Michael cannot skate, but participated in the National Skating Championships in Sneek

Klunen. For carnival celebrants from Breda, Roosendaal and Tilburg, this is nothing more than a trip where you go from pub to pub in carnival clothes to score stamps. The National Climbing Championships are very different, where you try to set the fastest time in sports shoes and skates. A big difference, but Michael Dansen, who participated in the National Championships, finished 22nd (out of 120 participants). “I don’t remember signing up. I can’t skate at all.”

It still makes him laugh. A few weeks ago, Michael received an unexpected call from an unknown woman. “She asked me what I liked most about skating. I said, Jutta Leerdam, but nothing else. She asked why are you participating in the National Skating Championships?” he says in the radio program De Zuidtribune of Omroep Brabant.

It turned out that he was registered for the National Clutch Championships in Sneek. There were 2000 registrations, but he was drawn with 120 others. “I still wonder how I gave up. Maybe I did it myself when I had a beer at the Bredaas klunen or maybe friends did it.”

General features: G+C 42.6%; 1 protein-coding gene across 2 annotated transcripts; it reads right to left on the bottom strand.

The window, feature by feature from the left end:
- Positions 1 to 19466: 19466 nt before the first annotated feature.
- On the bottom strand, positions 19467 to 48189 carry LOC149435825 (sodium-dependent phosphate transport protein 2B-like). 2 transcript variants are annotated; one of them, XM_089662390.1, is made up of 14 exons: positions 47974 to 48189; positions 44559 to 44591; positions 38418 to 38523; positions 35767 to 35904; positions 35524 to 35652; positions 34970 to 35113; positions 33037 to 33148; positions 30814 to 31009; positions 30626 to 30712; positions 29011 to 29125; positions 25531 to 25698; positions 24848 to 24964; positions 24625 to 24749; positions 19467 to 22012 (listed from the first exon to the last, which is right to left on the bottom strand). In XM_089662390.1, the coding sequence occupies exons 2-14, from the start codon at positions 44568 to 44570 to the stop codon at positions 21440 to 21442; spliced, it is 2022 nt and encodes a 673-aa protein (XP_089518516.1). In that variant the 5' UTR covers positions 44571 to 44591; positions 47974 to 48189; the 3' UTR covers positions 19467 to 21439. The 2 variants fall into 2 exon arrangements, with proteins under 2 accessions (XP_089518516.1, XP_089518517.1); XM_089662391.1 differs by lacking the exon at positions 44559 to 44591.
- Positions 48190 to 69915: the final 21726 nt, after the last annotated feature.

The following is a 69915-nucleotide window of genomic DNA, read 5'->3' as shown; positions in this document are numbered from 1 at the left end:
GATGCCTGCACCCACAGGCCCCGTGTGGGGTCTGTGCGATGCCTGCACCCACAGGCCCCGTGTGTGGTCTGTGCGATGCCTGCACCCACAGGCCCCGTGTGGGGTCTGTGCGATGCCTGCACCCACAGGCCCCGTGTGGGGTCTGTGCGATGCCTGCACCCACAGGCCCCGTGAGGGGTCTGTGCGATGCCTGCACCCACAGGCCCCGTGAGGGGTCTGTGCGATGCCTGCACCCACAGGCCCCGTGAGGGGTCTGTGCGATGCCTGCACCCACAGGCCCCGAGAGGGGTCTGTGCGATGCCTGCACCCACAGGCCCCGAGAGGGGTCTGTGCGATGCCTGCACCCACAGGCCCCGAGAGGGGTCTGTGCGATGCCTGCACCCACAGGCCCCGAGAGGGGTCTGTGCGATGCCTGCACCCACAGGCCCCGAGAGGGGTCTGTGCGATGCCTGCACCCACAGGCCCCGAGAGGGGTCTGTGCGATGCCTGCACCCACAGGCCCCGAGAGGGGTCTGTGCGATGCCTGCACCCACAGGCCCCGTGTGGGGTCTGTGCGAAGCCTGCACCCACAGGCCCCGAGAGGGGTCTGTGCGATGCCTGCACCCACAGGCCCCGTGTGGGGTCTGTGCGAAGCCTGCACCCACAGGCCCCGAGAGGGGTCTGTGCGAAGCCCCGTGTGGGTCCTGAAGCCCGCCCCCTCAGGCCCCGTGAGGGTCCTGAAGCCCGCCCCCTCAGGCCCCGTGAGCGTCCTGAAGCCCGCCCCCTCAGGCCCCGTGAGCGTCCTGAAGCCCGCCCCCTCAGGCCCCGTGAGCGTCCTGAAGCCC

In any case, especially when the carnival in Sneek turned out to be on Carnival Sunday, Michael had no intention of going. “But then an article suddenly appeared in the local newspaper a week before. Then everyone knew and I had to.”

Carnival scarf
He took his skates and sweatpants out of the closet and, wearing an orange-red carnival scarf, Michael traveled to Sneek with his girlfriend (as a spectator). “We had to sprint 170 meters in shoes, then put on skates at a bench and then walk 100 meters on skates, including over a bridge. Fortunately, I was first in a group that had not practiced either.”

There were six preliminary rounds. Miraculously, Michael ended up in the final. “There I was with all kinds of klutzes who had trained for months. They could really do it.” Very different from him, as can be seen from images. He walks on skates like a waddling duck, sometimes holding on to a fence or bridge. “That really doesn’t look like much,” he admits. “You think, what’s that coming stumbling around the corner.”

Next year again? “Certainly not. Especially not when it’s carnival again. This was really a one-off,” he laughs.